The equivocality and malleability of Pancasila

Popular discourse surrounding Pancasila, the national ideology of the Indonesian state, often treats the five silas or principles as self-evident and even univocal in meaning. But a deep historical look into how these aspirations have been interpreted and politically implemented since the founding era, by political leaders and public intellectuals, suggest otherwise. Discussing this issue, Azis Anwar delivered presentation based on his CRCS report titled Polemik Tafsir Pancasila at the CRCS-ICRS Wednesday Forum on September 26, 2018.

The CRCS report on Pancasila was underlied by the many Pancasila-related events in 2017, making this year the most important one in the history of Pancasila after Reformasi. Those events include: (1) the commemoration of the birthday of Pancasila on June 1 celebrated as a national day for the first time; (2) the “Pancasila Week” events and campaigns held by the government; (3) the establishment of the Presidential Working Unit on the Reinforcement of Pancasila Ideology; and, most importantly, (4) the dissolution of Hizbut Tahrir Indonesia on the grounds, among others, that this Islamist organization’s ideological campaigns contravene Pancasila. Besides, some big events came also from below, such as UGM’s declaration as a university of Pancasila and Nahdlatul Ulama people/nahdliyin’s founding of the Front Penggerak Pancasila.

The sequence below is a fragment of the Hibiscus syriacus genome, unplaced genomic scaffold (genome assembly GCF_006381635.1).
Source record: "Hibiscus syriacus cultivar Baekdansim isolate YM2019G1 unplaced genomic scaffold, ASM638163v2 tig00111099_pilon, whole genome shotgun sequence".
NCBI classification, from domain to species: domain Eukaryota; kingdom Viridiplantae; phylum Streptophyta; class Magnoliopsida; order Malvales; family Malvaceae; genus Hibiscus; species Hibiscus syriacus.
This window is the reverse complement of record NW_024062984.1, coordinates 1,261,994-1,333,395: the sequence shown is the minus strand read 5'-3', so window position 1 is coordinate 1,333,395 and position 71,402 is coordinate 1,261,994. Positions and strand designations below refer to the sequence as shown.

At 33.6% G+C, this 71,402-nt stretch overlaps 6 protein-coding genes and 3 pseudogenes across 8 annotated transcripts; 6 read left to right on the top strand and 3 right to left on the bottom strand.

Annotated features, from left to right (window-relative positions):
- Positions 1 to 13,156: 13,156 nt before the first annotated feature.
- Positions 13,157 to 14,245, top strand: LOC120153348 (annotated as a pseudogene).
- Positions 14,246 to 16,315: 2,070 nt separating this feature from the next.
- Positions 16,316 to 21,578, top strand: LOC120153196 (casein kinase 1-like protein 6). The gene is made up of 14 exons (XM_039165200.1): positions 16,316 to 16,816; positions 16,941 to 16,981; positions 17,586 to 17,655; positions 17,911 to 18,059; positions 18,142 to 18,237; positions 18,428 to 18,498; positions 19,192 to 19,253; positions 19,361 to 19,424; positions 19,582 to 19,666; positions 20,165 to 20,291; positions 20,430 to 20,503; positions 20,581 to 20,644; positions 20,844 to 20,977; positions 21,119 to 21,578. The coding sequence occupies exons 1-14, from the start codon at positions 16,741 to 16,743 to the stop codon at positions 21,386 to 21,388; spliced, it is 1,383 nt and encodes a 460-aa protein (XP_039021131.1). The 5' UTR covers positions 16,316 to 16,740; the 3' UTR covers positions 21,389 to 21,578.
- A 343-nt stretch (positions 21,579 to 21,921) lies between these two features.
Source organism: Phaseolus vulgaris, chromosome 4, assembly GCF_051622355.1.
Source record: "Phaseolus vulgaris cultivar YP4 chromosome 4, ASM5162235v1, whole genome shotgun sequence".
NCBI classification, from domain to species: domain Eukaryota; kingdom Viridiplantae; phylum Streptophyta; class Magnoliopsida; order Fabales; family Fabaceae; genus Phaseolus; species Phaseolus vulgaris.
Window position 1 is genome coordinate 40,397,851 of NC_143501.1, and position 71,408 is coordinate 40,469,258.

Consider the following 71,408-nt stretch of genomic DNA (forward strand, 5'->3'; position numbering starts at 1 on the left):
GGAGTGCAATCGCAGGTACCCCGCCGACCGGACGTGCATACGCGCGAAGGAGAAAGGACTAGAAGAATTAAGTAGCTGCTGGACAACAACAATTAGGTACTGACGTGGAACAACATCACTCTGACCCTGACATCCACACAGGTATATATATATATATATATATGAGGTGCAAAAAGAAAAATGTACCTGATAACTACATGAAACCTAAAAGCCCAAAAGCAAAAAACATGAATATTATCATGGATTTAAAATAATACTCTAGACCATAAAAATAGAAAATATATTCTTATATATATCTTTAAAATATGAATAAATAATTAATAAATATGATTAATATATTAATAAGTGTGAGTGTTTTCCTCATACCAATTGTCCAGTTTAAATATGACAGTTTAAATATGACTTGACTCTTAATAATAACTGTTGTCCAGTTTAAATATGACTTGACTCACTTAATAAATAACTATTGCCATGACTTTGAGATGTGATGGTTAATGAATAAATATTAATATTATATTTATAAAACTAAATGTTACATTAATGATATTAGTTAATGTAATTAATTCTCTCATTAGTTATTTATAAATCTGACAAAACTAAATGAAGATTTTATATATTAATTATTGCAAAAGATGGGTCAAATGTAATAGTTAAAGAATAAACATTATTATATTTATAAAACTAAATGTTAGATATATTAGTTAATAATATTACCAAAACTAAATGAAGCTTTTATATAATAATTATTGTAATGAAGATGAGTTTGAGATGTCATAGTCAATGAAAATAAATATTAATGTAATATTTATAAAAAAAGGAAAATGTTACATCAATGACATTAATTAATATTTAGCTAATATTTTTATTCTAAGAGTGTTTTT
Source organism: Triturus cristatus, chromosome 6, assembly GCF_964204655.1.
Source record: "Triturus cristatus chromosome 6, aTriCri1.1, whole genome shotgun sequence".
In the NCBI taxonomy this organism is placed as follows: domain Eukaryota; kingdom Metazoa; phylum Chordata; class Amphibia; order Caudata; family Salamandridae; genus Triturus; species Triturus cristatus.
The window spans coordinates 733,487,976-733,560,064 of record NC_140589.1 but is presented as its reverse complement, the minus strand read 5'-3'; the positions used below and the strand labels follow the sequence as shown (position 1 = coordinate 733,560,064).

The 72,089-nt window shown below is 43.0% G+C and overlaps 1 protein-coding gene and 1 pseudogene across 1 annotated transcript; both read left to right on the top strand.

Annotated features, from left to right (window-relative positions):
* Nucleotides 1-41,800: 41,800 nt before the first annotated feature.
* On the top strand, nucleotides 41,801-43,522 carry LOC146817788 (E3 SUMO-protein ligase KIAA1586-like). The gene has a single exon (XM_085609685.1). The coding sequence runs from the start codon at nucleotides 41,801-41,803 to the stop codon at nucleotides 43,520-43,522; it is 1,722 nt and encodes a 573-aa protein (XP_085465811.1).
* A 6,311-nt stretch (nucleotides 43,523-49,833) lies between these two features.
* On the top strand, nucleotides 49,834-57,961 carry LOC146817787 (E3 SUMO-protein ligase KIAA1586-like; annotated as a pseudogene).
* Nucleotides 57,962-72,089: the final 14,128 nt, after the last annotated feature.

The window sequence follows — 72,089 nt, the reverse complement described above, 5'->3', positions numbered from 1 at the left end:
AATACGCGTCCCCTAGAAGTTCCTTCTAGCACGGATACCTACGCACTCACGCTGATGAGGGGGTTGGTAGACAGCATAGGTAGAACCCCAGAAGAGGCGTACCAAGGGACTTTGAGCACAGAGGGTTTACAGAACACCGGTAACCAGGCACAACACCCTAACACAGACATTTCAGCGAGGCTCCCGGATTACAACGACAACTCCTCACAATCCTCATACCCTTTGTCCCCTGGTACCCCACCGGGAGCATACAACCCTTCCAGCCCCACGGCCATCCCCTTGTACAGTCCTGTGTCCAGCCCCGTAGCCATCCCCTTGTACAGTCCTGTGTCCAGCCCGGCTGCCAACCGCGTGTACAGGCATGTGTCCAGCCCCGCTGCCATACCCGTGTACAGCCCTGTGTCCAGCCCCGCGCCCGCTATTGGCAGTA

From these events, one of the questions worth pondering is: How can we be sure that certain ideologies contradict Pancasila? Can we objectify our interpretation of Pancasila and, if so, how?

Challenging that popular discourse, Azis Anwar’s main point in his presentation was to show the equivocality and malleability of Pancasila; that it is prone to political instrumentalization; that its actual understandings and interpretations have varied, competed, and some of them even negate each other. To support this thesis, he discussed Pancasila in its relation to four issues: (1) Islam; (2) Marxism and communism; (3) democracy; (4) the changing discourse of the post-Reformasi era.

Unlike in today’s discourse where most literatures and public talks on Pancasila in Indonesian language written by Indonesians are filled with glorification of Pancasila (that somehow it is already the best governing political system for Indonesia and therefore irreplaceable, a “harga mati” or “non-negotiable” as many Indonesians say), the status of Pancasila was still fluid and negotiable in the Constituent Assembly in the 1950s. Muslim figures from Masyumi and NU (a political party at that time), both united in the same camp, criticized Pancasila—that it contains incoherent thoughts or empty words—while arguing that Islam is not only coming from a divine inspiration but also more comprehensive to be state foundation than the man-made Pancasila. Even some figures from the camp advocating for Pancasila to remain the state foundation (consisting of PNI, PKI, and some other parties) acknowledged that Pancasila was not sufficient to be a proper ideology; it was more of a political compromise or a platform for major parties to converge. Unfortunately, after many meetings in four years, parties failed to reach the 2/3 everytime voting was held, triggering Sukarno to dissolve the Constituent Assembly. The debates in this Assembly, however, show the varying and even conflicting understandings and the negotiability of Pancasila among the early generation.